Yes, Health Care Providers, This Means You
May 1st is the official date on which the Federal Trade Commission (FTC) will begin enforcing its Red Flag Rules, which requires many businesses and organizations to implement a written Identity Theft Prevention Program designed to detect the warning signs – or "red flags" – of identity theft in their day-to-day operations. Do these Red Flag Rules apply to you? If you are a health care provider, the answer is “Yes,” except in limited circumstances. The good news is that compliance is scaleable, meaning that your Identify Theft Program may be commensurate with the size and complexity of your organization (presumably, that is in turn, commensurate with the risk of identity theft involved). Even for larger providers, rolling out a simple but effective program can be done quickly and efficiently.
On the question of applicability, simply put, these rules apply to you as a health care provider if you are a “creditor” which offers or maintains “covered accounts.” A “creditor” is an entity which regularly accepts deferred payment for goods or services. A “covered account” is a consumer account that permits multiple payments or any other account for which there is a reasonably foreseeable risk of identity theft. Health care providers are viewed as “creditors” primarily because they routinely defer payment for services in order to bill the patient’s insurance company, or to later bill the patient pursuant to a payment plan. Furthermore, patient billing and medical records generally contain personal identifiers, including financial information, which would satisfy the catch-all definition of “covered accounts.”
Fortunately, there are many resources out there for those who find themselves in need of a quick fix. Both the AMA (www.ama-assn.org) and the AHA (www.aha.org) have sample form policies and other resources available on their websites. Last month the FTC issued its guide, “Fight Fraud with the Red Flag Rules: A How-To Guide for Business” which is available on its website at www.ftc.gov. Also, the regulations themselves include an appendix which identifies a number of examples of potential red flags. Be careful not to cram your square peg into a round hole; form policies are not “one size fits all”, and you will need to tailor any standardized form to fit your needs. The goal is to come up with a program that establishes a reasonable program for identifying, detecting and responding to potential “red flags” of identity theft.
A simple five step approach will get you where you need to be, or at least well on your way, as quickly as possible.
1. Put someone in charge. Maybe it should be your Privacy or Security Officer; maybe it should be your Accounts Manager. Look at the size and complexity of your organization and ask yourself, who knows the most about our accounts, our information gathering, and our billing?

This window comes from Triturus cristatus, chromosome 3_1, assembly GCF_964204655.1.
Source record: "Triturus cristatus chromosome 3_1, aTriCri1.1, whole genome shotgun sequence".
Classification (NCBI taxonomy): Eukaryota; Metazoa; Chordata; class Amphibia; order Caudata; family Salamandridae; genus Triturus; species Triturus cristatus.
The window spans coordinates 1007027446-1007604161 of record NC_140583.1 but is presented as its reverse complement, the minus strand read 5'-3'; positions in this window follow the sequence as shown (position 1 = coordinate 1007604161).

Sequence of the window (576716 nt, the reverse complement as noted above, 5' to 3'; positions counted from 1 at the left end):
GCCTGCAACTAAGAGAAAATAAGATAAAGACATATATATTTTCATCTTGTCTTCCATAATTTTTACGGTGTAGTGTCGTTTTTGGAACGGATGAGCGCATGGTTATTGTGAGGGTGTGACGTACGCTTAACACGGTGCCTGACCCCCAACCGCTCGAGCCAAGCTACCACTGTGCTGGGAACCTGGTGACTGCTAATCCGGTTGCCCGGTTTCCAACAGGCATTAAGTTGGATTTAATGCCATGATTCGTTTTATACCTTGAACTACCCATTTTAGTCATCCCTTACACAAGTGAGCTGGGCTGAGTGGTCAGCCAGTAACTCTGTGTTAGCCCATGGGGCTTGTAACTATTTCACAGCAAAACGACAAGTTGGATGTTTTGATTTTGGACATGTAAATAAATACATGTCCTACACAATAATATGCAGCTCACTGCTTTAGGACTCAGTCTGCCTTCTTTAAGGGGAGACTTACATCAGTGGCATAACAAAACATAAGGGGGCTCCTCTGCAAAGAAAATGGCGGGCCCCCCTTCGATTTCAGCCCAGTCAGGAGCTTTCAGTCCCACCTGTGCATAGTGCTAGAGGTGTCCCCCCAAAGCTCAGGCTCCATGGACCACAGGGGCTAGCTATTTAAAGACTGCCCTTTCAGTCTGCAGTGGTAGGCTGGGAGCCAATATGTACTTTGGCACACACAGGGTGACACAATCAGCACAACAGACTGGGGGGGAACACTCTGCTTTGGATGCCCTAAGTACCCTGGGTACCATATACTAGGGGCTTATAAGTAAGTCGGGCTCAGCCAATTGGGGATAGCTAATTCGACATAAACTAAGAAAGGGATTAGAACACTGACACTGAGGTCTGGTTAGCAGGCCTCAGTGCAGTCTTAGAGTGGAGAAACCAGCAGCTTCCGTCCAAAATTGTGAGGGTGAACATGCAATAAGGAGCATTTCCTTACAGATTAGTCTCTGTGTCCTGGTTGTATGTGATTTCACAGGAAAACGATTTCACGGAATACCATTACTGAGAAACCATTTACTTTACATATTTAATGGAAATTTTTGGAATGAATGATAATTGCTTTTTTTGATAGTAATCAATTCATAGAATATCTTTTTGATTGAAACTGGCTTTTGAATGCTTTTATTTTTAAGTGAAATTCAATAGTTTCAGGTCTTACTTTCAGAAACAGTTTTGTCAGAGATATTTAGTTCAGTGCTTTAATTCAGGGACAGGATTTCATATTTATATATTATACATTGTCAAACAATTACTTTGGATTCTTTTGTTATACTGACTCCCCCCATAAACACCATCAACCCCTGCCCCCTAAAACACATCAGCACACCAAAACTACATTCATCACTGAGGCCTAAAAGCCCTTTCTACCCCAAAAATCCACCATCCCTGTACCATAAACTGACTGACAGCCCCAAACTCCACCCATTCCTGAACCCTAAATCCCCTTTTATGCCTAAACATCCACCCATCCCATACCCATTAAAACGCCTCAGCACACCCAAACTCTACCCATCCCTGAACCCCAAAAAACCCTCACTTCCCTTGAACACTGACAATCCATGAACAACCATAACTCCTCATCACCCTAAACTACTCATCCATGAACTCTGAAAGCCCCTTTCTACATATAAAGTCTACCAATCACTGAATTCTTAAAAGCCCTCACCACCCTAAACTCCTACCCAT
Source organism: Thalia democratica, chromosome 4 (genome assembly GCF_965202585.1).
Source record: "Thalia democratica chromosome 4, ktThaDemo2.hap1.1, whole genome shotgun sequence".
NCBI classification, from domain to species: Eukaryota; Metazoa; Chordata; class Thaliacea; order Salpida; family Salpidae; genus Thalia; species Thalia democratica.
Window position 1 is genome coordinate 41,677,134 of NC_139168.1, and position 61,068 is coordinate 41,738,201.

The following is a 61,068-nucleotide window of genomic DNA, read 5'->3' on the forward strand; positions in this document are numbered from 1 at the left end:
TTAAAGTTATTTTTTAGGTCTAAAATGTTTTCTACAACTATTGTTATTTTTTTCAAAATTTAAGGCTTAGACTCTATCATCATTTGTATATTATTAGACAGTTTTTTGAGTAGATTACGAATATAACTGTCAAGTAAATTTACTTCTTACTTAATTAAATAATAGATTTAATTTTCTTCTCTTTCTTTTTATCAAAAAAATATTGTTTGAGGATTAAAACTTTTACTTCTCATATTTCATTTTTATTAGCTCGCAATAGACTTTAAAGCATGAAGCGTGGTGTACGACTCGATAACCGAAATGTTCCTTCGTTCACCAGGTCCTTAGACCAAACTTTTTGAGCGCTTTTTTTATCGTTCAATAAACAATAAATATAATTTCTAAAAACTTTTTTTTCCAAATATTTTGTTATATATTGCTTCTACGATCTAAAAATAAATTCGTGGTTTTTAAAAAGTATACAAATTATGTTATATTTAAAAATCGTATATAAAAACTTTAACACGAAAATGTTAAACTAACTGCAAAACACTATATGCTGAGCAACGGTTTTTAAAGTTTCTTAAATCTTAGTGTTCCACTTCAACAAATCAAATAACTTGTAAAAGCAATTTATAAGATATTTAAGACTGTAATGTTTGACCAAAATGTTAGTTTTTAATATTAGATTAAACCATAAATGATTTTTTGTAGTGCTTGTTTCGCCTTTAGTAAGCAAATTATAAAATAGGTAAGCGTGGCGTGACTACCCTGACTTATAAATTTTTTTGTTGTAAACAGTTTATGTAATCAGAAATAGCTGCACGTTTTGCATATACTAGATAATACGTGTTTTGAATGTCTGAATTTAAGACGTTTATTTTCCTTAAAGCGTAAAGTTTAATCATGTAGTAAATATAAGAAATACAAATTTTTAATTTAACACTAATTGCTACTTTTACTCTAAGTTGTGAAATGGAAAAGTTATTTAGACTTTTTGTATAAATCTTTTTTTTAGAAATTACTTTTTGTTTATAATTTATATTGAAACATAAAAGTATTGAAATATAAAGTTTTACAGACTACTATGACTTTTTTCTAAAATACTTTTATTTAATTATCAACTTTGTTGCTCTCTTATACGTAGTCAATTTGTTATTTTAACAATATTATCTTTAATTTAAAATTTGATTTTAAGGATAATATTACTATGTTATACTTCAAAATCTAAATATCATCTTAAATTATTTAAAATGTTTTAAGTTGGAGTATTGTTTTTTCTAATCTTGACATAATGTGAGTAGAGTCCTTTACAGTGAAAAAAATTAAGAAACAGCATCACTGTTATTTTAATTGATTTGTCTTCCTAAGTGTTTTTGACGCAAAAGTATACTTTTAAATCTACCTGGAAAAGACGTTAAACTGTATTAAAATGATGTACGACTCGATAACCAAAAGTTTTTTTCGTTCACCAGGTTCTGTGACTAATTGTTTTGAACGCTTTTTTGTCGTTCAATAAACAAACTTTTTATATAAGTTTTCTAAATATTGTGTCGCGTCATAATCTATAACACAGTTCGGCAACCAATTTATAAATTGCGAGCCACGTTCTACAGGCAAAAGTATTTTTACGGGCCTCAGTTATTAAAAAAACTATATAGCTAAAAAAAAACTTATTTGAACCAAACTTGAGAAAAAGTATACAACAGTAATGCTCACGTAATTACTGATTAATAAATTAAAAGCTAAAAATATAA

2. After identifying the person to take charge of the process, that person should promptly assess (with the help of other knowledgeable persons in the organization if necessary) where your patients could be subject to identity theft, and what suspicious patterns or practices may tip you off to the possibility of identity theft. Some of the resources cited above may offer a useful outline for completing this self-analysis.
3. Develop a program which a) identifies red flags particular to your organization, b) sets forth guidelines for detecting such red flags and c) outlines actions you will take when these red flags are identified. To use an example in the FTC’s Guide, you may decide that fake IDs are a potential problem. If so, your program should identify ways to detect possible fake, forged or altered IDs. Your program should also provide for periodic review of your security practices, and updating of your Identity Theft Program as needed.
4. You must have the program approved by your Board or, if you don’t have a Board, by a high-level employee.
5. Roll out the program through employee training; a well thought out, well written policy that no one follows because they have not been trained properly will not help and could hurt your organization.
This alert is intended to be a “last call” for compliance; the FTC’s enforcement date is fast approaching and with some quick guidance you still have time to meet the compliance deadline. Please feel free to contact us if you have any further questions about compliance with the Red Flag Rules or if you would like help fine tuning your program. Remember, an effective Identity Theft Program is not just necessary to comply with the FTC’s Red Flag Rules; it is also good business.